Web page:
Five Alternatives to Starting a Nonprofit

By Caitlin S. RSS Tue, April 13, 2021

Are you thinking about starting a nonprofit organization? In the Regional Foundation Center (RFC), the Free Library’s resource center for nonprofits, we see lots of folks who are committed to helping their community and want to give back.

Often, many people’s first thought is, "I can start a nonprofit to solve [fill in the blank issue]." But you need more than an idea and passion to start a nonprofit. The Philadelphia area has over 15,000 nonprofits. Talk about competition! Instead of competing for limited funding, resources, and support, RFC staff identified five ways you can support your community without starting a nonprofit.

  1. Work for a Nonprofit Organization
    Many people love the idea of starting a nonprofit but they may not have experience working in the sector. Gain experience working for a nonprofit and get a better sense of the sector’s strengths and weaknesses while improving your skills (bonus: you get a paycheck!). Not sure where to start? Check out job sites specifically for nonprofit jobs like Idealist and Generocity. If you need to spruce up your resume or want guidance on the career that’s best for you, check out the Free Library’s resources for job seekers.
  2. Volunteer
    Research organizations that are doing work in the community or with the population you think are in the most need. Not only are you helping out an existing organization, but you are also giving back in a hands-on way. Plus, it will give you a sense of the work that is currently being done to address the needs of the community. Not sure where to start? Check out the Free Library’s Volunteer Office to learn more about volunteer opportunities. Some other great resources: Mayor’s Office of City Engagement and Volunteer Service, Volunteering Untapped, Idealist, and Volunteer Match. [Note: these days, many volunteer opportunities may be virtual.]
  3. Work with a Fiscal Sponsor
    Starting a nonprofit is not for the faint of heart. If navigating tax forms, board meetings, and financial statements seems overwhelming, tap into an existing network for support. Working with a fiscal sponsor means forming a legal relationship with an existing nonprofit in order to seek grants and donations using the fiscal sponsor’s tax-exempt status. Plus you’ll have access to back-office support. Curious about fiscal sponsorship? Check out the Urban Affairs Coalition, a local organization that serves as a fiscal sponsor. You can also use GuideStar to research organizations that are aligned with your mission and see if they would serve as a fiscal sponsor. Learn more about fiscal sponsors on Candid Learning or attend our Fiscal Sponsorship 101 workshop on April 27.
  4. Serve on a Nonprofit Board
    Become a leader in your community by serving on the board of a local nonprofit. Not only will you be supporting an organization's mission by sharing your expertise, skills, and passion, you will also gain leadership skills and expand your network.  Before serving on a board, make sure you do your research and understand the roles and responsibilities of board members to determine if serving on a board is right for you. If you are a young professional interested in board service, check out Young Involved Philadelphia’s Board Prep Program.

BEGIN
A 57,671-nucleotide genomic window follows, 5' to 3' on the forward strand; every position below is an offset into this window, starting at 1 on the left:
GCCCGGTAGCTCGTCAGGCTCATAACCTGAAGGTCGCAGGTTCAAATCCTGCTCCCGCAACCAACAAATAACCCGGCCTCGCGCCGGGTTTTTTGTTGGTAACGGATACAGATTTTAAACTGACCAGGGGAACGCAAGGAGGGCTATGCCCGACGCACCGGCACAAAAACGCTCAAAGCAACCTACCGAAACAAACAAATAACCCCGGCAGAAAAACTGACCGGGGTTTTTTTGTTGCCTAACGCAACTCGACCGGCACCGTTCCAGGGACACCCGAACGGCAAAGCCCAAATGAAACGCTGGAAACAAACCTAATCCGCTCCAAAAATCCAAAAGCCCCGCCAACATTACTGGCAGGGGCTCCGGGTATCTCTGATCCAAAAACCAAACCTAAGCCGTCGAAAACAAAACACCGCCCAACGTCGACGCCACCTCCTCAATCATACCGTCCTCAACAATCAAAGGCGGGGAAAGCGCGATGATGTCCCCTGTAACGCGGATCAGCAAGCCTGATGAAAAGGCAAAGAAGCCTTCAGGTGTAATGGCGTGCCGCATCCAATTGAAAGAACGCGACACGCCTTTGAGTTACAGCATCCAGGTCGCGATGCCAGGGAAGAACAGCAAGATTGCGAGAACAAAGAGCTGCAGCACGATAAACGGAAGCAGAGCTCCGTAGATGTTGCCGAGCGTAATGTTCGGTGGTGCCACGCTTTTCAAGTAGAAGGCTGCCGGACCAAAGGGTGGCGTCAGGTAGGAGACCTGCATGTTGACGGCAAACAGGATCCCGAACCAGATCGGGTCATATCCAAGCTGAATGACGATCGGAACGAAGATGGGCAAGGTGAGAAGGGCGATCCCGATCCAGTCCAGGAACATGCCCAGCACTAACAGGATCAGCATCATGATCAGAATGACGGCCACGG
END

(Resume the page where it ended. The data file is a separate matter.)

5. Explore Social Enterprises and B-Corps
    You don’t have to be a nonprofit organization to do good in your community. In the past few years, we have seen many businesses strive to make a positive impact on their local and global communities. Depending on your venture, it may make sense to start a business with a social mission. A couple of big-name examples are Toms and Warby Parker. Both companies donate products whenever a customer makes a purchase. Some local examples include United By Blue and Saxbys. Social enterprises may also focus on the environment, volunteerism, and transparency. Not sure where to start? Check out The Social Entrepreneur's Handbook and The B-Corp Handbook: How to Use Business as a Force for Good from our catalog. Be sure to also check out the list of local B-Corps for inspiration!

The RFC is hosting two workshops in April for individuals thinking about starting a nonprofit. Join us on April 20 for Is Starting a Nonprofit Right For You?, where we will discuss the legal and logistical elements necessary to start a successful nonprofit. That session will be followed by Fiscal Sponsorship 101 on April 27, presented by Tivoni Devor of the Urban Affairs Coalition. This workshop is your opportunity to learn about an efficient alternative to getting your own 501(c)3 status.

Have questions or need additional resources? Get in touch with the RFC at nonprofit @ and a librarian will be happy to assist you!

Have a question for Free Library staff? Please submit it to our Ask a Librarian page and receive a response within two business days.

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